The construction of the chanters and the sound of the Musette.

The grand-chalumeau of the musette has an "open-ended" system like other wind instruments, i.e. a double reed is mounted at the top end and the bottom end is open.
On the other hand, the petit-chalumeau is the "close-ended" system, whereby a double reed is also mounted at the top end, but the bore is plugged at the bottom end, and all six holes on the petit-chalumeau are closed by keys. Therefore, even while the air is being supplied, the petit-chalumeau does not sound unless a hole is opened by operating a key.

The fingering system of the grand-chalumeau is the "closed-fingering" system, in which each note is executed by opening a single hole. (As far as I know, this chanter system had not been adopted any other instrument before the musette).
This closed-fingering system has also been adopted the contemporary Northumbrian smallpipes, however, Northumbrian smallpipes adopted the close-ended chanter as well.
This fingering system enables the bagpipe to make articulation and staccato.

The execution of the separations between the notes.

 

The closed-fingering system of the musette's grand-chalumeau works as follows;

The basic fingering position is that all of the finger-holes on the grand-chalumeau, except the lowest hole (which is a double-hole), are covered by fingers, and all of the keys are also closed.
In this state, the grand-chalumeau makes the sound g . But the petit-chalumeau does not sound at all, because it is a close-ended chanter and all keys are also closed. (which has explained above).

The note g is included in the drone of the C and G modes.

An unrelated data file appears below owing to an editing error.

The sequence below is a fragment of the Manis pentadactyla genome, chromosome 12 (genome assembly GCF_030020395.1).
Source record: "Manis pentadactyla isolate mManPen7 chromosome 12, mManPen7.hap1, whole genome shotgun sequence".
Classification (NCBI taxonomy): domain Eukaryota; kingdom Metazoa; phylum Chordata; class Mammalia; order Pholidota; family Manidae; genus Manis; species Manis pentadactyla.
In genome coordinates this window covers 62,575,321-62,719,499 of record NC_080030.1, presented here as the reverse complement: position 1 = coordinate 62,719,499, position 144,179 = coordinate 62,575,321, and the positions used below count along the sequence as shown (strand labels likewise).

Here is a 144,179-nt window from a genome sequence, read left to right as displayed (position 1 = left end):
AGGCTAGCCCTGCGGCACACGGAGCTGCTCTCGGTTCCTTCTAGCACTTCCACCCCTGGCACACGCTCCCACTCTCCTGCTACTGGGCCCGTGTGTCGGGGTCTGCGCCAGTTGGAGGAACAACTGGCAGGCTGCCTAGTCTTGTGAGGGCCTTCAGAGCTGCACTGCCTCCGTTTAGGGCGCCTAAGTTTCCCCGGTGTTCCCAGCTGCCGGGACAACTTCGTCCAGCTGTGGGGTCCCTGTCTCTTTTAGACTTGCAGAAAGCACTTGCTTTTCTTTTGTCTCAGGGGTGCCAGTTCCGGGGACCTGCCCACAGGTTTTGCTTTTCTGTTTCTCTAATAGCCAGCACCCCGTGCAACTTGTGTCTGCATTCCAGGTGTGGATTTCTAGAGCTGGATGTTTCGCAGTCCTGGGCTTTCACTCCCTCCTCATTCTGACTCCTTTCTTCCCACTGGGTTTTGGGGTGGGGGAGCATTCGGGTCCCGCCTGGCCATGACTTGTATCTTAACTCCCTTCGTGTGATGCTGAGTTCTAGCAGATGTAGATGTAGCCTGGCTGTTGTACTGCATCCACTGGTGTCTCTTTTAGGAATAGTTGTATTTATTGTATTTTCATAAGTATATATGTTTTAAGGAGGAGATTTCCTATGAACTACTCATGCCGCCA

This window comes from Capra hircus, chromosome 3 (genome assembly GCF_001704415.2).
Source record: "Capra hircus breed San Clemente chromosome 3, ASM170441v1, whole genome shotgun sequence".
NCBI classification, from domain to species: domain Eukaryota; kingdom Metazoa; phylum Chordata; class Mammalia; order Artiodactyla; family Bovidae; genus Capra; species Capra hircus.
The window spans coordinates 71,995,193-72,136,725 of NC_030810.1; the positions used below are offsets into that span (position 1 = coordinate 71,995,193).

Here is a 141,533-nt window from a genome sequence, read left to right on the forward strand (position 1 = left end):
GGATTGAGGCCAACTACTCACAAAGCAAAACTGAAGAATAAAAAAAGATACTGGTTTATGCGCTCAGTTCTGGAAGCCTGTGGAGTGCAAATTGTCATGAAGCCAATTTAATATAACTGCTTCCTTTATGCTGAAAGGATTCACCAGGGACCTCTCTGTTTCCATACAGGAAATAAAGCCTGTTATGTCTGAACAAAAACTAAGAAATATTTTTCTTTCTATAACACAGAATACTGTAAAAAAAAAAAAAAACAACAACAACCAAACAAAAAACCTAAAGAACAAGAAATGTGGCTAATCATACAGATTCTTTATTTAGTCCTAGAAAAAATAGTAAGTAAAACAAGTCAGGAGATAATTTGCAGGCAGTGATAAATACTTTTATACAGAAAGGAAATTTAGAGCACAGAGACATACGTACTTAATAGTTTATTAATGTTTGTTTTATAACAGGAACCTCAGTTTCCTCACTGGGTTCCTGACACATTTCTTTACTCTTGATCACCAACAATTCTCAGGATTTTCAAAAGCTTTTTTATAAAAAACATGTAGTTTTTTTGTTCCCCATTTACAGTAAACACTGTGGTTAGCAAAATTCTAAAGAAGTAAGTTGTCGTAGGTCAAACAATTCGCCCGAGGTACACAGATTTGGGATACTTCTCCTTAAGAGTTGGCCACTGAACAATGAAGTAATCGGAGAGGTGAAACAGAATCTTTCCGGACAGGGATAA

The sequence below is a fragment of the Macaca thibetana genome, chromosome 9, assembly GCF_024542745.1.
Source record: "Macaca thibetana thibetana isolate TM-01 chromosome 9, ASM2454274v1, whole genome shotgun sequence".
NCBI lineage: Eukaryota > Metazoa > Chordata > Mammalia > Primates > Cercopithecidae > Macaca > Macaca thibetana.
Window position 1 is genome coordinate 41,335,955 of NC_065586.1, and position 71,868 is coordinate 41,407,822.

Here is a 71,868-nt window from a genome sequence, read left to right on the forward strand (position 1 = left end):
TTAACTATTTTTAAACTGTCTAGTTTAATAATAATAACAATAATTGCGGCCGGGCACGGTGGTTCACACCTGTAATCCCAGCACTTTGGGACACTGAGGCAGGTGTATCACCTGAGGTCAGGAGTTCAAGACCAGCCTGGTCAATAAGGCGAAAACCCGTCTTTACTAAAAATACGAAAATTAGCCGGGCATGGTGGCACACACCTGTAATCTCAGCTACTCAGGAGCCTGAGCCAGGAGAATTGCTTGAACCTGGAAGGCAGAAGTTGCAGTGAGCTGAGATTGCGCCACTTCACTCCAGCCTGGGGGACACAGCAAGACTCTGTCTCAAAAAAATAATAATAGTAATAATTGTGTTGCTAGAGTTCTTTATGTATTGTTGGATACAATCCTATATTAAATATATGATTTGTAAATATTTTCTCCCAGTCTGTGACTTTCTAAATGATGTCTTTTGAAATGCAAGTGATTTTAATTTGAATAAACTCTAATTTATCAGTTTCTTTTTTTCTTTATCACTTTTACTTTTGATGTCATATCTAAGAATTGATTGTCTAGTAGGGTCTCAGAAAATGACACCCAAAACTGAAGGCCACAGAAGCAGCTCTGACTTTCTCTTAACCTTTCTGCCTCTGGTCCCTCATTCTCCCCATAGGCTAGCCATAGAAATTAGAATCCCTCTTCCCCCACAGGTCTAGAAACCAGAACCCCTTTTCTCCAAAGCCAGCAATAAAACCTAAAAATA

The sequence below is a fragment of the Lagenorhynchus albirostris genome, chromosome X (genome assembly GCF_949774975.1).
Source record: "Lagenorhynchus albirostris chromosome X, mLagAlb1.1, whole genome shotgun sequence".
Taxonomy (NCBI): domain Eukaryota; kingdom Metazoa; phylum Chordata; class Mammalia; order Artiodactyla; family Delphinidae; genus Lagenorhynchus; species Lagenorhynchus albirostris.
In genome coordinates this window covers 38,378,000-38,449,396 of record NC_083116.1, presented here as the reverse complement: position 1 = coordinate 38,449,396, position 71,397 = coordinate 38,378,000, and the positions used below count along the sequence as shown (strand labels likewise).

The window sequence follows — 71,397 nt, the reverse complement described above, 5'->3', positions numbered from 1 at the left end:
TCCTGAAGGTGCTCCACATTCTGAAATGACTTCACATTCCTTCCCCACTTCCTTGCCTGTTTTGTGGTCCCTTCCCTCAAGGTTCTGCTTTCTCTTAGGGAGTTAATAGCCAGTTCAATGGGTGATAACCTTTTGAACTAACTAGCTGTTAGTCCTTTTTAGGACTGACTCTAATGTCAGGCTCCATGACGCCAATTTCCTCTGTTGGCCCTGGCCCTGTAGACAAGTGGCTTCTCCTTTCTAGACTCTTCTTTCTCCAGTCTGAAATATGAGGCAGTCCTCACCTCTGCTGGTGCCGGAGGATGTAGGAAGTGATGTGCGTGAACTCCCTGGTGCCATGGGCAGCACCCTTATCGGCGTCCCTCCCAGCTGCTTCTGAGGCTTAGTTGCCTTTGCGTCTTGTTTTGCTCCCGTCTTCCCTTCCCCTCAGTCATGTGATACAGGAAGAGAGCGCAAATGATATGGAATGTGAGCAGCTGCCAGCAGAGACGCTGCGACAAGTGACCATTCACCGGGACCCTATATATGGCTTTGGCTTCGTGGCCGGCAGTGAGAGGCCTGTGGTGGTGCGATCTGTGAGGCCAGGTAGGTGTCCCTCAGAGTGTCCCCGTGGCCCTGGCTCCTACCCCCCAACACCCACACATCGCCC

When the fingers are set at the basic position, the note g sounds on the grand-chalumeau. At the same time another g sounds on the drone.
Which means that the sound g of the grand-chalumeau seems not to be sounding because it melts into the sound of the g in the drone as an unison.
This can be described as below.

Notes are executed on the grand-chalumeau by lifting a single finger (or a key). When the lifted finger is put back to where it was, the note g sounds again. Here again this note g on the grand-chalumeau is not recognised clearly by melting to the g on the drone. Consequently, by repeating such movements of the fingers (lifting a finger and back) separations (articulation or staccato) are created between the notes.

EXAMPLE


For example, the music above would sound on the musette as below.

The notes g on the grand-chalumeau (top part) are sounded between the melody notes.

Let's use sound to understand the system of the articulation, staccato and the rests on the musette.
At first, listen to only the melody (1), then the drone G (2) together with the melody (1), and finally listen to all; the drone C (3) and the drone G (2) the melody (1), together.

1. the melody (in the music)

2. drone G (petit sol)

3.drone C (Bass)


Thus, musette players have to let the note g on the grand-chalumeau sound between notes in order to make articulation, staccato and the rests.

While the notes on the petit-chalumeau are being played, the grand-chalumeau is sounding the g note .

For example music : Preludio from "Il pastor Fido (Sonata II) ";
The music is written as shown;

etc.

The actual sound from both the grand-chalumeau and the petit-chalumeau can be described as below. While the notes on the petit-chalumeau are being played, the grand-chalumeau sounds the g .
The red notes are executed by the petit-chalumeau.

The sound of both the grand-chalumeau and the petit-chalumeau.

The drone

Old styled drones

As seen above, the drone settings for the keys of C and G include the note g , so in these keys the notes C and G cannot be discerned from the drone sound. Borjon also says that the C and G modes are suitable keys for the musette in his method of 1672 . These are obviously the most suitable keys for the common type of musette .
In the old styled drones however where the keys of A, B flat and F were employed, the note g was not included in the drone setting so it would only serve to create dissonance with the grand-chalumeau. In order to avoid these unwanted dissonances, the player would have had to play without articulation, and it is thought that musette players possibly did this in Borjon's time.
By the beginning of the 18th century however, the complicated shuttle-drone design had been simplified to the extent that it supported most music in the keys of C major/minor and G major/minor.

(The end of part one)

Naoki Ueo
(Revised by M. Spencer and P. Spencer)

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Copyright: Naoki Ueo 2000